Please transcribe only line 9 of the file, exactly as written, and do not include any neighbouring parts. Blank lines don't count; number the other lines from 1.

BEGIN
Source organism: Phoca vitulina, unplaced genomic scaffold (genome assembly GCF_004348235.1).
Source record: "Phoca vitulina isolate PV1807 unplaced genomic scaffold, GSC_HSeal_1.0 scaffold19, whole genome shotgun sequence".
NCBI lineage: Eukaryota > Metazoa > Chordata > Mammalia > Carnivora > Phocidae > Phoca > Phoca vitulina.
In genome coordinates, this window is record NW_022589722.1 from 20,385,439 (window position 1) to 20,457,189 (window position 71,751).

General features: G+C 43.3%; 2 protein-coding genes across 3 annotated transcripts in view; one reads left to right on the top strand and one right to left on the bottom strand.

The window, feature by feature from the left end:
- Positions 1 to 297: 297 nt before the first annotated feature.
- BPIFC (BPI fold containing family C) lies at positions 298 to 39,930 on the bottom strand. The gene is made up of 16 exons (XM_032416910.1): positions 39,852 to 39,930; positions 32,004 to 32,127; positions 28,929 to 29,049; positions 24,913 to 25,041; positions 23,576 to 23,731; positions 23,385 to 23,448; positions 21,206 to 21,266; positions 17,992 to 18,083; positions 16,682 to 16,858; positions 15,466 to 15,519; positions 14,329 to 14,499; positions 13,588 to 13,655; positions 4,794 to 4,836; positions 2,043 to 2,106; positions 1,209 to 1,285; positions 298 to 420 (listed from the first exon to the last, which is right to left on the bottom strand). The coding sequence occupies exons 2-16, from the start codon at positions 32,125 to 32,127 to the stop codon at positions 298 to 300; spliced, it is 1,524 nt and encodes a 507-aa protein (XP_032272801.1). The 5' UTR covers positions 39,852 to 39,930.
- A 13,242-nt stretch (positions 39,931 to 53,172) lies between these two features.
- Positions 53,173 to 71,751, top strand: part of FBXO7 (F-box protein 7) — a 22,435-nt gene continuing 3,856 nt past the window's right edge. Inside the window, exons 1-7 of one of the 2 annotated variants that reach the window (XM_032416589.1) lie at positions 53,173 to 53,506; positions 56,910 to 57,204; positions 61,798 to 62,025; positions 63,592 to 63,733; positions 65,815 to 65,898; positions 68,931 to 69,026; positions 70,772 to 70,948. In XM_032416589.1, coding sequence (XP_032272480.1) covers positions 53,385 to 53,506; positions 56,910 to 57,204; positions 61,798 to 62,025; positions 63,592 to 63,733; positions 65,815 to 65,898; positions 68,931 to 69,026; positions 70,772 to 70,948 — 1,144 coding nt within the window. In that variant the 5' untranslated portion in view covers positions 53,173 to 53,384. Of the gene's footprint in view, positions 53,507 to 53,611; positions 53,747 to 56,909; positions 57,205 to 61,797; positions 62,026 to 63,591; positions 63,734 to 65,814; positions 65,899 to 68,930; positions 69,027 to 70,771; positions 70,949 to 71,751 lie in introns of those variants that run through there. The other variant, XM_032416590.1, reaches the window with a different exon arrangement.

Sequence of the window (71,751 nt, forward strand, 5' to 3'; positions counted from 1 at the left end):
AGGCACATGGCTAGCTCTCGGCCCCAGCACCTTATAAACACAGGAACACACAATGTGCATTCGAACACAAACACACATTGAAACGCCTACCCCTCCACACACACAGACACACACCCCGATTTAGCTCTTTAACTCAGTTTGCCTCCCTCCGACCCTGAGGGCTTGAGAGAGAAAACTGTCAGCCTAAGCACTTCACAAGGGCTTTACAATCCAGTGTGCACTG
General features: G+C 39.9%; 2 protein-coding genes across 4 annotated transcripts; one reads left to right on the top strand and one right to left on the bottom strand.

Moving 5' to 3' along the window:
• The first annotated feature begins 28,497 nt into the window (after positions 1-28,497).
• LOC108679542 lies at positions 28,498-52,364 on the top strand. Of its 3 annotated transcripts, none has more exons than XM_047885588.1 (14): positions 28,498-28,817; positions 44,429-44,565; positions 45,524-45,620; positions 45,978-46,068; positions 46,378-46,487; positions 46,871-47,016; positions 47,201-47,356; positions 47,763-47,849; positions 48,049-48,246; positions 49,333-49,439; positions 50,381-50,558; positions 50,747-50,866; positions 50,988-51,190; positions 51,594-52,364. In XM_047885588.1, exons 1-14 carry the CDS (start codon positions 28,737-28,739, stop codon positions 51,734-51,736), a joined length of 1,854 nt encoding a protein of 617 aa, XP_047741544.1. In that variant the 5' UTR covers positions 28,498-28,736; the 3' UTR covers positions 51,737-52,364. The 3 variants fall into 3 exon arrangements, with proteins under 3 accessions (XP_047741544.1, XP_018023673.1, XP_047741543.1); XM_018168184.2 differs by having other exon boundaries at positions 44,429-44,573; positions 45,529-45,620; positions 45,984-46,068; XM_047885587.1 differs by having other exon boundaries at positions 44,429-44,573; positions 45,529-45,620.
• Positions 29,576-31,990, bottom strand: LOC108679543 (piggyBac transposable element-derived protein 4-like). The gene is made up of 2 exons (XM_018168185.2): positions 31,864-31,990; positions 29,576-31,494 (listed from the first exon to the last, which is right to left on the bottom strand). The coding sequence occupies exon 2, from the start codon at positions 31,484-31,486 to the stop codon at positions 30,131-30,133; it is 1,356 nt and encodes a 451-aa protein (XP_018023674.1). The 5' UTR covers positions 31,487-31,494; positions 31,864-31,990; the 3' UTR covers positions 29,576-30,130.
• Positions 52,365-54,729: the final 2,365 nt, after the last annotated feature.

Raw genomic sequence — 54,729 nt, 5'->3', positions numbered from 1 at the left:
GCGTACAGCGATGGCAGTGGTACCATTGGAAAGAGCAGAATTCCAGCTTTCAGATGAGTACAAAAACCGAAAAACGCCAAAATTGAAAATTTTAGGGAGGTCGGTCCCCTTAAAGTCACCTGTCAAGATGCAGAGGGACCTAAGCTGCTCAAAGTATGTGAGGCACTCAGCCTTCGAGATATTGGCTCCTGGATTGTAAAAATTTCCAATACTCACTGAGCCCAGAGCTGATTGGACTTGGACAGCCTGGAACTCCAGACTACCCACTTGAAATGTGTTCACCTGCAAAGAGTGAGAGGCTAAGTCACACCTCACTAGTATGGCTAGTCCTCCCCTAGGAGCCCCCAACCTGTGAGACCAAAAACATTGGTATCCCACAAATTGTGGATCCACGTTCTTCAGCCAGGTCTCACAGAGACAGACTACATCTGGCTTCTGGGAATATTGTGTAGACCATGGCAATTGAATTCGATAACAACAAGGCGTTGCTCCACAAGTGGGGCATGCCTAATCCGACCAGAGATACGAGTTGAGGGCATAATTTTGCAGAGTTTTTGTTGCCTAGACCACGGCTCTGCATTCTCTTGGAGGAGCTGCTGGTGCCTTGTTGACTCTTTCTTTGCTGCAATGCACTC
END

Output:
- A 13,242-nt stretch (positions 39,931 to 53,172) lies between these two features.